When Chicken Feed Isn't,...well, Chicken Feed.

The expression "chicken feed" used to mean that it was cheap and didn't cost very much.

But try and tell that to chicken and hog farmers who buy corn feed for their stock in the past year.

The policy by the Bush Administration and congress to support the use of corn in the production of ethanol caused the price of corn to go up to over $7.50 a bushel in July 2008. This was after averaging $2.28 for twenty years. Last year's price increase was so much that it hurt livestock growers.

There is a sweeter way for ethanol to go, and I won't sugar coat it for you. Oh, or maybe I will, it is sugar.

Corn is the second most used crop in the world for human consumption behind wheat. But, according the USDA, corn is "the most widely produced feed grain in the United States, accounting for more than 90 percent of total value and production of feed grains."

Sugar has gone up too in this decade, spiking to near $0.20 in December 2005, but not at the level of corn. And this was after languishing at 30-year lows. Sugar had traded in a $0.05 to $0.15 range (before that 2005 run up) for twenty years.

We need to repeal all the legislation endorsing the use of corn in the production of ethanol and switch that to sugar.

Here is why:

1) Sugar is closer to record low prices than corn
2) Hog, chicken, and beef growers are going broke and out of business (this leads to higher pork, beef, and poultry prices at the check out lane)
3) Sugar is a more efficient source of fuel in the production ethanol than is corn
4) The price of corn based products like cereal are up noticeably
5) As a country like China raises it's standard of living, the Chinese consumers will switch to more meat products from grain products (mostly rice) for their diet, pushing prices even higher
6) The American economy is also not as dependent on sugar as it is on corn
7) Using sugar for ethanol just might benefit the obesity problem with children in America
And my number one favorite reason to switch from corn to sugar:
8) Haiti

Haiti as been the ghetto block of North America for decades. And I for one have been ashamed at the United States' lack of effort to raise the standard of living in that country. We go half way around the world to do things, when we should helped have fixed this slum in our own backyard years ago.

I have a philosophy that I call "JOB ONE." The idea of JOB ONE is that you take the worst -what ever it is- and attack it first. If you are the police you go after the worst house in the worst neighborhood in the city. The one with the most police calls with drugs and/or violence. You go in, condemn it, clean it out or level it, then get a contractor to fix it or build a new one in its place. Then you move on to the next house. You start one house at a time. Narrow it down to one problem at a time.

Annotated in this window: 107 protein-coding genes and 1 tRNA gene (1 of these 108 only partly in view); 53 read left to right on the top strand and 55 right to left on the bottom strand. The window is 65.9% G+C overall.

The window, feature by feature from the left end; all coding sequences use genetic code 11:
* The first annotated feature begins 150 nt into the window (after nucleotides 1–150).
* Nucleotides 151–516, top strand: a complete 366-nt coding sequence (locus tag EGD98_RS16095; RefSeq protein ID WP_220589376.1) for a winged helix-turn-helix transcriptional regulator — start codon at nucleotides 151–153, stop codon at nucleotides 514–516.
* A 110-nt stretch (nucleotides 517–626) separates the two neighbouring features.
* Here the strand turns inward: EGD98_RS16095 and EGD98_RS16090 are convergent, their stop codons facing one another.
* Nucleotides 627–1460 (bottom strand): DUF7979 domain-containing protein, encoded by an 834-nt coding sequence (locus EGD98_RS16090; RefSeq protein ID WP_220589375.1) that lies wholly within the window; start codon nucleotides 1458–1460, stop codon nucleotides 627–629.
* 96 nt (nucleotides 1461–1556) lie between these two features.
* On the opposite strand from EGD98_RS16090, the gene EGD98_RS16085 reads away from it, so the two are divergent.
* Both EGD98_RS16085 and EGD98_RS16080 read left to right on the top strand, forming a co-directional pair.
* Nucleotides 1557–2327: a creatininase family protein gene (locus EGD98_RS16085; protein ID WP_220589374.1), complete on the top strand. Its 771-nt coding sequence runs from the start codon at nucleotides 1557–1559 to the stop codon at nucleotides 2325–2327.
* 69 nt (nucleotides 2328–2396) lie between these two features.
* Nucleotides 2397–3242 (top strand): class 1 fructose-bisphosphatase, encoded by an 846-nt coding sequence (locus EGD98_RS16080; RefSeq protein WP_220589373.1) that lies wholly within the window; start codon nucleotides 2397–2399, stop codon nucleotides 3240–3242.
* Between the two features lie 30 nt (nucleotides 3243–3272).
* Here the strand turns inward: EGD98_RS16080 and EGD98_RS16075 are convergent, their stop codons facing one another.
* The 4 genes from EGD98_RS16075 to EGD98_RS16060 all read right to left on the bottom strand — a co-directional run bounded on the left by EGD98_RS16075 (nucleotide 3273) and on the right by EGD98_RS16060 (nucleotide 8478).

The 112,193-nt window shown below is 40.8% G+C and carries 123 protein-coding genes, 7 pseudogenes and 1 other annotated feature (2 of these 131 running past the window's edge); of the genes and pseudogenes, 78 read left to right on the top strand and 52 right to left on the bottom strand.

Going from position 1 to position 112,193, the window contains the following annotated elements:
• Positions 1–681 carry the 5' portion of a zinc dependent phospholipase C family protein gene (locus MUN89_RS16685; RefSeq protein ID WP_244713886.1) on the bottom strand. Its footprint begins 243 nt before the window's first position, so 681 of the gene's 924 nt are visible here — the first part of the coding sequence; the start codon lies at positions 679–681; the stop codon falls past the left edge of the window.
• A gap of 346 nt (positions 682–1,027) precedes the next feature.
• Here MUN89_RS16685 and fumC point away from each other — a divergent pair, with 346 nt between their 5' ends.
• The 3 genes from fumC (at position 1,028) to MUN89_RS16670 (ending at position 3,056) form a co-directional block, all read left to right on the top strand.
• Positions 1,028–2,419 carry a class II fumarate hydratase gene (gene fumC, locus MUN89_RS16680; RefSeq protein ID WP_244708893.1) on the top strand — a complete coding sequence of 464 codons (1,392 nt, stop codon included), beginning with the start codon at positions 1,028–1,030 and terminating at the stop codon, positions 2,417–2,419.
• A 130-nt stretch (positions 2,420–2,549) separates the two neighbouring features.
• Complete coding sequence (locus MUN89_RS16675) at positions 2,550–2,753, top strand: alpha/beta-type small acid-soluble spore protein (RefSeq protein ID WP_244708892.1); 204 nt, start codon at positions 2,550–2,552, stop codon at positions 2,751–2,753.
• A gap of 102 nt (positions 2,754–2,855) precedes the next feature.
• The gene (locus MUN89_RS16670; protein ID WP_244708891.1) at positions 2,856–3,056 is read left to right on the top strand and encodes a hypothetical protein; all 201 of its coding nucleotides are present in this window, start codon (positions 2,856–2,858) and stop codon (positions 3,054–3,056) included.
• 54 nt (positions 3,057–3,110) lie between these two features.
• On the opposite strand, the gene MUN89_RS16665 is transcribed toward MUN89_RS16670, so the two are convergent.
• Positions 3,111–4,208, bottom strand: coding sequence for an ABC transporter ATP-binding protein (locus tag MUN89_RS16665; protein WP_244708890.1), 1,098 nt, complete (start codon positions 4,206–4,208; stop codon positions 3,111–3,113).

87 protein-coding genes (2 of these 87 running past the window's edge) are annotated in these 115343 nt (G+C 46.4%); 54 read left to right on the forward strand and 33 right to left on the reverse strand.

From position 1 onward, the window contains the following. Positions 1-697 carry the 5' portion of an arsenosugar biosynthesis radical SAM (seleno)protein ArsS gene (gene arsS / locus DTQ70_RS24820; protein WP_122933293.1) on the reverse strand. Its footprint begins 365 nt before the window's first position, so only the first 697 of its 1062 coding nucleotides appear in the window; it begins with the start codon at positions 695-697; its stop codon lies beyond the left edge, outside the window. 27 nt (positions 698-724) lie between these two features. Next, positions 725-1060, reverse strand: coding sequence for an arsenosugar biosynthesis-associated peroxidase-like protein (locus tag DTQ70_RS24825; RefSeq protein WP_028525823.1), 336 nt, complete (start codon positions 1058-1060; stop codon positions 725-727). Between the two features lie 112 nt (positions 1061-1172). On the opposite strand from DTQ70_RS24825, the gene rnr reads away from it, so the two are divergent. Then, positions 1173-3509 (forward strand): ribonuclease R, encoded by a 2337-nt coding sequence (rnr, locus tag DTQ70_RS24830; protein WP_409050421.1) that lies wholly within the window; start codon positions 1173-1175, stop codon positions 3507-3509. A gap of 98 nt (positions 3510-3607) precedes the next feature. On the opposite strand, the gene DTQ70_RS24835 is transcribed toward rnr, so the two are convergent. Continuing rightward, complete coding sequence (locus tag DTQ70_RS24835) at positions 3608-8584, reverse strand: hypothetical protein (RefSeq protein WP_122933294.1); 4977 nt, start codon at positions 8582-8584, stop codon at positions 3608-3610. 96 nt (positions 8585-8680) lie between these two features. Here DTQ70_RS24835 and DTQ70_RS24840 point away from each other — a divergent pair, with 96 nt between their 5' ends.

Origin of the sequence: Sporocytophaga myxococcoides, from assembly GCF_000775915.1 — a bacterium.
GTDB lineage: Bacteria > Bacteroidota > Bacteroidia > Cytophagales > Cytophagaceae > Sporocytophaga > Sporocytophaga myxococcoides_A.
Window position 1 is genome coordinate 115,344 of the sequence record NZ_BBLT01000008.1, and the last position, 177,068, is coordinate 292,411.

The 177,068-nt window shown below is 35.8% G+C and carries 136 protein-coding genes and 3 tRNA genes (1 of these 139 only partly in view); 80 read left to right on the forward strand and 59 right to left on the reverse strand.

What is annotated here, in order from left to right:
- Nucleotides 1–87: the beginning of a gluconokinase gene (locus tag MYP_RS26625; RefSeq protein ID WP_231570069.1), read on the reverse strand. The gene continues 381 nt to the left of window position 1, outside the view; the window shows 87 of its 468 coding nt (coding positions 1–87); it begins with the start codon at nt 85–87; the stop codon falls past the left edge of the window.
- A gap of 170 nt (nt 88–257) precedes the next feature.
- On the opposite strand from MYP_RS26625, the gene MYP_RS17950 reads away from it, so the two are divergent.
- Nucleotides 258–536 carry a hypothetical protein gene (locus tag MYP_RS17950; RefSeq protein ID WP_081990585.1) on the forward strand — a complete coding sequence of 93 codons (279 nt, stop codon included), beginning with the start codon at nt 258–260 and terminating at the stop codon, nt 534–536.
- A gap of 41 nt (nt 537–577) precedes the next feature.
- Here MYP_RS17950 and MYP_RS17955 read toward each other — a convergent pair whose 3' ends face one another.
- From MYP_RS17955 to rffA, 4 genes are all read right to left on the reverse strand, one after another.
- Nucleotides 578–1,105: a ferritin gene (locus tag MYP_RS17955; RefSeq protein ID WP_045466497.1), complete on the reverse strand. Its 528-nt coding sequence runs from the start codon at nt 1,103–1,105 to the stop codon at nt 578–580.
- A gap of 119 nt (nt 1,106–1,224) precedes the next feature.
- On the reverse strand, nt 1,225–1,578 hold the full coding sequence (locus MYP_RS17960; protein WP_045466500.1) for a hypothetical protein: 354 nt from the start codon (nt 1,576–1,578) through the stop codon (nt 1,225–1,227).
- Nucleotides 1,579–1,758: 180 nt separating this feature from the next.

Haiti is (or should be) North America's JOB ONE. The U.S. should find one country on each continent, the worst one, and then identify the worst city in that country, and label them JOB ONE. Then go in and clean up that city, then the country. Then move on to the next targeted JOB ONE.

While corn has backed off considerably because of the fall in the economy, back to around $3.50, feed prices to livestock farmers stayed high because of a lag in the pipeline. Feed dealers had paid the higher price for the corn back in the summer, but prices for pork, chicken, and beef fell along with the wider economy, causing a squeeze to farmers. Higher cost for feed and lower prices for stock. This has caused a rash of bankruptcies for the livestock farmer. I don't need to tell you about less supply and more demand from economics 101.

There is no doubt that when the economy improves, and the emerging countries like the BRIC (Brazil, Russia, India, and China) nations and their peripheral neighbors (Taiwan, Singapore, South Korea, Indonesia, Japan, etc.) start to improve their standard of living, that corn prices will head back to $6.00 dollars, and then more. When this happens we'll be back to higher prices for cereals and meat products again. Hurting the average American, but also hurting the livestock growers even more.

While I want the corn growers to have better in life, I don't want it to be at the expense of their livestock raising cousins, nor do I want it to be hurtful for all Americans, especially the poorest Americans.

Subsidies on corn must be replaced with sugar. Not only will it help us out, it will help out Puerto Rico, Jamaica, the Dominican Republic, and yes, dare I say it Cuba. But it also just might help that little country on our North American block that needs it the most, Haiti.

As we raise the level of income of the average worker in the Caribbean, they just might spend some of it with the United States? And buy a cell phone or an iPod.

DISCLOSURES: I am not a farmer of any kind. I have not invested in either corn, sugar, or ethanol. I do own 100 shares of the Rogers International Commodity Agriculture ETN (RJA), but this would actually be hurt by my policy because it has a larger weighting for corn (
13.61%) versus sugar (5.73%). But, I do eat pork, chicken, beef, and tortilla chips.

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